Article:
5 Baseball Game Variations For Physed

baseball game variations

Baseball is a great sport to practice with your students. There are many skills they can learn such as throwing and catching. To add a new spin on your usual activities, we’ve shared a few baseball game variations that use a variety of types of balls, bats, or rackets. These are great activities for your physical education or recreational program.

Items Needed

Alaskan Baseball

Start with 2 teams. One team is given a ball or throwable object, their team then forms a circle around them and that person throws the object. After he has thrown the object then he goes around the circle saying everyone’s name in order of the circle. Every time he makes it around the circle it counts as a run. Meanwhile the other team is chasing the object. Everyone forms a line behind the first person that has gotten the object. They then pass the object between their legs until it reaches the last person, where it is then passed overhead back to the first person in line. When the first person gets the object the team yells out, and the other team stops counting runs. The first person in line that retrieved the object now has a circle formed around him and he throws the object and the process reverses.

Balloon Baseball

Players are divided into two teams. Each team designates a pitcher who pitches to his own team. Each batter gets two pitches to hit a balloon with his fist. If the ball is hit, the fielding team tries to blow the balloon to the ground before the batter runs around the bases. If they do not, a run is scored. Play continues until everyone on the batting team has been “up to bat”. Then, the inning is over and teams switch places. The game continues for a specified number of innings.

NOTE: Depending on the age of the players, the distance between bases may be altered.

Crazy Softball

Set up the field with bases. Divide students into two teams. The fielding team gets distributed in their positions; everyone is in the field, even if you need to have more than 9 in the field. Give the batting team a batting order and line them up in a safe area to the side of the field. You are the pitcher (if no tee is available) with a bucket of balls next to your feet. Pitch the ball to the batter. After the batter hits the ball, s/he automatically runs the bases, without stopping at any one base. There are no fouls in this game. After rounding the bases, the runner returns to the end of the line. The fielding team gets the ball back to the pitcher as quickly as they can, passing the ball in through teammates. If the ball gets back to the pitcher before they score they are out. If they score first they get a run. Teams switch sides after everyone has had one chance to hit the ball and run bases. After everyone has had a hit, you can switch after 5 minutes.

Tennis Baseball

Set up a typical baseball field with bases. Divide students into two teams. The fielding team gets distributed in their positions; everyone is in the field, even if you need to have more than 9 in the field. Give the batting team a batting order and line them up in a safe area to the side of the field. This game is played following the softball & baseball rules; with the exception that pitcher allows the ball to bounce once before it reaches the batter. The batter hits with a racquet rather than a bat. You are the pitcher and control the play of the game. Play starts when you throw the ball underhand towards home plate. Play stops when the ball is returned back to you. Teams switch sides when either: after the full team batting rotation, a time limit is reached, 3 outs are achieved.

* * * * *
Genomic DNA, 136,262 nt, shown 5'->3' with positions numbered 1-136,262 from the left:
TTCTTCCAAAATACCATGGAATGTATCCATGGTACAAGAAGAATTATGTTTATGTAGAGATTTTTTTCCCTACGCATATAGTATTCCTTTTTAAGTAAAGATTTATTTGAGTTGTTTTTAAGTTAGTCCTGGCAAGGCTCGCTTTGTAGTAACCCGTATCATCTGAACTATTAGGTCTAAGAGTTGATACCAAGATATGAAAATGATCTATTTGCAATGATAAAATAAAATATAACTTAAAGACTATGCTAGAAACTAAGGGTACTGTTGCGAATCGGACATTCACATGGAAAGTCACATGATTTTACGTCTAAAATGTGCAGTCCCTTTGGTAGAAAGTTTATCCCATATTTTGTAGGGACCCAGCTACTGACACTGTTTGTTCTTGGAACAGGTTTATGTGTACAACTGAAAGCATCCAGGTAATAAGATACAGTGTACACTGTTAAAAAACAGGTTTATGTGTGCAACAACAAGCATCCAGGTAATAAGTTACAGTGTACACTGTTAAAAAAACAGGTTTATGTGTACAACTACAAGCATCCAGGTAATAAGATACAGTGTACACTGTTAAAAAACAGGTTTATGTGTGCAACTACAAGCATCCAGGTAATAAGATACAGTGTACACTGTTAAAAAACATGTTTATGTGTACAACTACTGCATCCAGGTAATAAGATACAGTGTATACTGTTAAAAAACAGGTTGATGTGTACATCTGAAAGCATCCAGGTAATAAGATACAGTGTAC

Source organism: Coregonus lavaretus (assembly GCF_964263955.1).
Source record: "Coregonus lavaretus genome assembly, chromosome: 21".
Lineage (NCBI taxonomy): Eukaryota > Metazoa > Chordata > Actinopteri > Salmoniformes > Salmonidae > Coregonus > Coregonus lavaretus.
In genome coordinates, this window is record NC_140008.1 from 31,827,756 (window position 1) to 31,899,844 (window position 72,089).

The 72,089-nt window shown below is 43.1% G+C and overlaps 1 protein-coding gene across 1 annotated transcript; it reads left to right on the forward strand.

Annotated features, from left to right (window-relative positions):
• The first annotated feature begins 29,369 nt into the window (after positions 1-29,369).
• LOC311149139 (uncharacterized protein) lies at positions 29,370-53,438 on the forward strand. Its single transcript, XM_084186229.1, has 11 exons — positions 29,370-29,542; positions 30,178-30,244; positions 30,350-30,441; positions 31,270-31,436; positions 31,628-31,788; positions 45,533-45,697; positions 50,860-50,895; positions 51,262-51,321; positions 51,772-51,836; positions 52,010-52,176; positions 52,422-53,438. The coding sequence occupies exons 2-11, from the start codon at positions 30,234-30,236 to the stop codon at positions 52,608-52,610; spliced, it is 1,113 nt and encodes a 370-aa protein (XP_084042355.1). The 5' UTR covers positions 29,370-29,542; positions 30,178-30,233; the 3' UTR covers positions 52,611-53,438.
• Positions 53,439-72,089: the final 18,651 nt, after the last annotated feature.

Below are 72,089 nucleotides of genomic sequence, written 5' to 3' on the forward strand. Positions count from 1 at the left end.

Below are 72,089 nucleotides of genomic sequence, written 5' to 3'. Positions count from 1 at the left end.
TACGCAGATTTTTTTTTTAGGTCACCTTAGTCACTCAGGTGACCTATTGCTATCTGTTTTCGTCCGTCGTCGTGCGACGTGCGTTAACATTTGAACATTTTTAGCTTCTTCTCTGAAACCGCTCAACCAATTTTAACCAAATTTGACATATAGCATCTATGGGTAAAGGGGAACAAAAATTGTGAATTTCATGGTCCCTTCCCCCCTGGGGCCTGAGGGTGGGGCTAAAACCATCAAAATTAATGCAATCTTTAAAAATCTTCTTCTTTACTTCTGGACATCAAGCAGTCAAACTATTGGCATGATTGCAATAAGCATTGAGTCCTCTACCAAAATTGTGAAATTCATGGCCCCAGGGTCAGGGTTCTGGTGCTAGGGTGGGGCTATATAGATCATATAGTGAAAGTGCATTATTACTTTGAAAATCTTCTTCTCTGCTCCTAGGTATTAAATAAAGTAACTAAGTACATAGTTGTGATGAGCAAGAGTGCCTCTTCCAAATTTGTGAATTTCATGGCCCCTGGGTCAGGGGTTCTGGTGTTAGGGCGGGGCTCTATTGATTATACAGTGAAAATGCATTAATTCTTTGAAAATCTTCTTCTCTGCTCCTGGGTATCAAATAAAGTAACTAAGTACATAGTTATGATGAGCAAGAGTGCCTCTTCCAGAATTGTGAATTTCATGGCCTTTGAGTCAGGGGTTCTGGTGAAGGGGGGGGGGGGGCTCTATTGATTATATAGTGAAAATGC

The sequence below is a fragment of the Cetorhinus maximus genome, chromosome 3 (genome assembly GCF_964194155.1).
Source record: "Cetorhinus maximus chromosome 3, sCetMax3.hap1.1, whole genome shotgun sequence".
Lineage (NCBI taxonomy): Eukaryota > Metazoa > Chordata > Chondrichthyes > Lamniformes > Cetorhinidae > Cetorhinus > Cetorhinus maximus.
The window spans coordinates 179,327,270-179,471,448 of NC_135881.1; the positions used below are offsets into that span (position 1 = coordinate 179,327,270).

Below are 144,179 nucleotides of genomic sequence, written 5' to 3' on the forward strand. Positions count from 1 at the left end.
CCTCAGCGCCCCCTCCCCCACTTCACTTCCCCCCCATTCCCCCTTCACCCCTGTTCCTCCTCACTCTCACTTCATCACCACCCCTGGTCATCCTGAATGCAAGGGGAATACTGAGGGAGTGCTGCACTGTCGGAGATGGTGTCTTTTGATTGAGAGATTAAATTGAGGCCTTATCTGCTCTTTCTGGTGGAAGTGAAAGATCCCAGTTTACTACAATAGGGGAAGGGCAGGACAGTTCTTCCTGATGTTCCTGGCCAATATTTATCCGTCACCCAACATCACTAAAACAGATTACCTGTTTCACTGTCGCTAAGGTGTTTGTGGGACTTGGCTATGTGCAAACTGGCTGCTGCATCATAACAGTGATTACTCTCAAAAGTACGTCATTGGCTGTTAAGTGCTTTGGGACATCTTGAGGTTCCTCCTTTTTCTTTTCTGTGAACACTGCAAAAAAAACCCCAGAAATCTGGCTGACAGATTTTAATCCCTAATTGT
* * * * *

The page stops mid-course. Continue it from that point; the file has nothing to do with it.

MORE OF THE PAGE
Wall Baseball

Set up an open area with a large wall. Split the students into two teams. The 1st team on offense has one person up to bat and everyone else on the sideline. The 2nd team on defense spreads all its players out around the playing area (should be about the size of the infield area for kickball) adjacent to the wall. Have students tell you where the boundaries are and be sure they know the object is to catch the ball in as few bounces as possible. The player on offense who is up to bat throws the tennis ball against the wall, it must go above a line on the wall of at least 6ft. (the higher the line the easier it is so for lower grades so 10 or 12 feet may be better). When the ball bounces off the wall the team on defense tries to catch it. If they catch it before it hits the ground that is an out. However, if the ball bounces once before someone catches it that’s a single, two bounces is a double, three bounces a triple, and four bounces is a home run. The hitter can then take their base. If there are no bases, it is crucial to remember where the “imaginary runners” are for scoring purposes. If a ball bounces beyond the boundary, those out-of-bounds bounces do not count.

Download the printable PDF Baseball Activity Guide here!

baseball games physed

About the Author:

Jason Schaitz, MBA, CPRE, is a Parks and Recreation Director with over 15 years’ experience coordinating youth programs, camps, sports, and recreation activities. He also created and manages The Summer Camp Source with the goal of providing free high quality resources for any type of camp, youth recreation or childcare program. Take your program to the next level by visiting our website for free resources and education!

Website: www.thesummercampsource.com

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